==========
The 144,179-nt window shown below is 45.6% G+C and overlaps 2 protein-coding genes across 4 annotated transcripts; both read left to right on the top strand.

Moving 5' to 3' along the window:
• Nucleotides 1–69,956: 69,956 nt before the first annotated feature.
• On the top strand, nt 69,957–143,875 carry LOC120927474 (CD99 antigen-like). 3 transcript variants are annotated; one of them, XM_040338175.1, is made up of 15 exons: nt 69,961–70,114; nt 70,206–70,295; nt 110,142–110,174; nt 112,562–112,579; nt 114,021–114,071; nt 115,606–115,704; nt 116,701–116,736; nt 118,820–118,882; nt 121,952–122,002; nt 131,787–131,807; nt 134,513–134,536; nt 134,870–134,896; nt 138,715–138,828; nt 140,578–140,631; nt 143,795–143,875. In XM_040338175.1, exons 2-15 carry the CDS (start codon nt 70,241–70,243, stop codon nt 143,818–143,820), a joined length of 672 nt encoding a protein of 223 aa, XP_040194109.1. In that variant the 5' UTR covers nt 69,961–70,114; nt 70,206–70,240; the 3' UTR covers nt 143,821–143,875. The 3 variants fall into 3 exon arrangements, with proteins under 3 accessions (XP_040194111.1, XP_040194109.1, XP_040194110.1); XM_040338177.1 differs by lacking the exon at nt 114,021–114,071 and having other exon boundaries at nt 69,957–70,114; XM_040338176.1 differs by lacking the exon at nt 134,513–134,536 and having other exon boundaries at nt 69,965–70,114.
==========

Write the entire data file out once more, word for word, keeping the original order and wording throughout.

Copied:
The 144,179-nt window shown below is 45.6% G+C and overlaps 2 protein-coding genes across 4 annotated transcripts; both read left to right on the top strand.

Moving 5' to 3' along the window:
• Nucleotides 1–69,956: 69,956 nt before the first annotated feature.
• On the top strand, nt 69,957–143,875 carry LOC120927474 (CD99 antigen-like). 3 transcript variants are annotated; one of them, XM_040338175.1, is made up of 15 exons: nt 69,961–70,114; nt 70,206–70,295; nt 110,142–110,174; nt 112,562–112,579; nt 114,021–114,071; nt 115,606–115,704; nt 116,701–116,736; nt 118,820–118,882; nt 121,952–122,002; nt 131,787–131,807; nt 134,513–134,536; nt 134,870–134,896; nt 138,715–138,828; nt 140,578–140,631; nt 143,795–143,875. In XM_040338175.1, exons 2-15 carry the CDS (start codon nt 70,241–70,243, stop codon nt 143,818–143,820), a joined length of 672 nt encoding a protein of 223 aa, XP_040194109.1. In that variant the 5' UTR covers nt 69,961–70,114; nt 70,206–70,240; the 3' UTR covers nt 143,821–143,875. The 3 variants fall into 3 exon arrangements, with proteins under 3 accessions (XP_040194111.1, XP_040194109.1, XP_040194110.1); XM_040338177.1 differs by lacking the exon at nt 114,021–114,071 and having other exon boundaries at nt 69,957–70,114; XM_040338176.1 differs by lacking the exon at nt 134,513–134,536 and having other exon boundaries at nt 69,965–70,114.